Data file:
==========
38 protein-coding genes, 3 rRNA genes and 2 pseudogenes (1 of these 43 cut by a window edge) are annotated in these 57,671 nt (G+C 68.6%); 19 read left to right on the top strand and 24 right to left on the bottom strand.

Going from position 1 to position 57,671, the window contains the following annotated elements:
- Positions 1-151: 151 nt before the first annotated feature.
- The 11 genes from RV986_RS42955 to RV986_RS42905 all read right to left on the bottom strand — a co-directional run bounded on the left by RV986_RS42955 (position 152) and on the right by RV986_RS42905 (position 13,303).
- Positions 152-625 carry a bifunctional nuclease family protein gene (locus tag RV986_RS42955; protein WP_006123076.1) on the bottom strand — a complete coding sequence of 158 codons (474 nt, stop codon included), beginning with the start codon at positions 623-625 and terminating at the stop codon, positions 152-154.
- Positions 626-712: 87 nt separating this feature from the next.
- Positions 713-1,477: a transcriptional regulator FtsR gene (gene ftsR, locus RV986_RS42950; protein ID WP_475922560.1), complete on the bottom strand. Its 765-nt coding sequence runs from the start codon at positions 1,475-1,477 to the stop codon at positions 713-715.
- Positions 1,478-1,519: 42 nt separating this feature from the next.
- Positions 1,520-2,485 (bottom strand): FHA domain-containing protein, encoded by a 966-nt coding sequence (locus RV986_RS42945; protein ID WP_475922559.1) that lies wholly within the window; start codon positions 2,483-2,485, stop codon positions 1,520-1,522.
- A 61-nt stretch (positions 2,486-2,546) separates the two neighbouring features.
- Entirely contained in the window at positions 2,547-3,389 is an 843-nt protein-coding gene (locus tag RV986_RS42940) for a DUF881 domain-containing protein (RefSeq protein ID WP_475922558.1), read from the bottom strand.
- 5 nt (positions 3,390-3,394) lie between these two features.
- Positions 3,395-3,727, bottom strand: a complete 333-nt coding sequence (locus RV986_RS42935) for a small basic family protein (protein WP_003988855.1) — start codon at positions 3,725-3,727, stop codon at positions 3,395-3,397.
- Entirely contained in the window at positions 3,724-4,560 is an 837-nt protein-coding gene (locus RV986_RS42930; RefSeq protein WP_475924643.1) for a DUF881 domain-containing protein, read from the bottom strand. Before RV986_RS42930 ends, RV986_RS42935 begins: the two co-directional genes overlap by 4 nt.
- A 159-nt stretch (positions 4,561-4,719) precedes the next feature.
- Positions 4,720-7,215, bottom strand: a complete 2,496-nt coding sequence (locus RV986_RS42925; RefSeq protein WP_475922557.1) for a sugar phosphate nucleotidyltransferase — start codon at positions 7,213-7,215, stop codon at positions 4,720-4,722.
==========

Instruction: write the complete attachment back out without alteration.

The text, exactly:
38 protein-coding genes, 3 rRNA genes and 2 pseudogenes (1 of these 43 cut by a window edge) are annotated in these 57,671 nt (G+C 68.6%); 19 read left to right on the top strand and 24 right to left on the bottom strand.

Going from position 1 to position 57,671, the window contains the following annotated elements:
- Positions 1-151: 151 nt before the first annotated feature.
- The 11 genes from RV986_RS42955 to RV986_RS42905 all read right to left on the bottom strand — a co-directional run bounded on the left by RV986_RS42955 (position 152) and on the right by RV986_RS42905 (position 13,303).
- Positions 152-625 carry a bifunctional nuclease family protein gene (locus tag RV986_RS42955; protein WP_006123076.1) on the bottom strand — a complete coding sequence of 158 codons (474 nt, stop codon included), beginning with the start codon at positions 623-625 and terminating at the stop codon, positions 152-154.
- Positions 626-712: 87 nt separating this feature from the next.
- Positions 713-1,477: a transcriptional regulator FtsR gene (gene ftsR, locus RV986_RS42950; protein ID WP_475922560.1), complete on the bottom strand. Its 765-nt coding sequence runs from the start codon at positions 1,475-1,477 to the stop codon at positions 713-715.
- Positions 1,478-1,519: 42 nt separating this feature from the next.
- Positions 1,520-2,485 (bottom strand): FHA domain-containing protein, encoded by a 966-nt coding sequence (locus RV986_RS42945; protein ID WP_475922559.1) that lies wholly within the window; start codon positions 2,483-2,485, stop codon positions 1,520-1,522.
- A 61-nt stretch (positions 2,486-2,546) separates the two neighbouring features.
- Entirely contained in the window at positions 2,547-3,389 is an 843-nt protein-coding gene (locus tag RV986_RS42940) for a DUF881 domain-containing protein (RefSeq protein ID WP_475922558.1), read from the bottom strand.
- 5 nt (positions 3,390-3,394) lie between these two features.
- Positions 3,395-3,727, bottom strand: a complete 333-nt coding sequence (locus RV986_RS42935) for a small basic family protein (protein WP_003988855.1) — start codon at positions 3,725-3,727, stop codon at positions 3,395-3,397.
- Entirely contained in the window at positions 3,724-4,560 is an 837-nt protein-coding gene (locus RV986_RS42930; RefSeq protein WP_475924643.1) for a DUF881 domain-containing protein, read from the bottom strand. Before RV986_RS42930 ends, RV986_RS42935 begins: the two co-directional genes overlap by 4 nt.
- A 159-nt stretch (positions 4,561-4,719) precedes the next feature.
- Positions 4,720-7,215, bottom strand: a complete 2,496-nt coding sequence (locus RV986_RS42925; RefSeq protein WP_475922557.1) for a sugar phosphate nucleotidyltransferase — start codon at positions 7,213-7,215, stop codon at positions 4,720-4,722.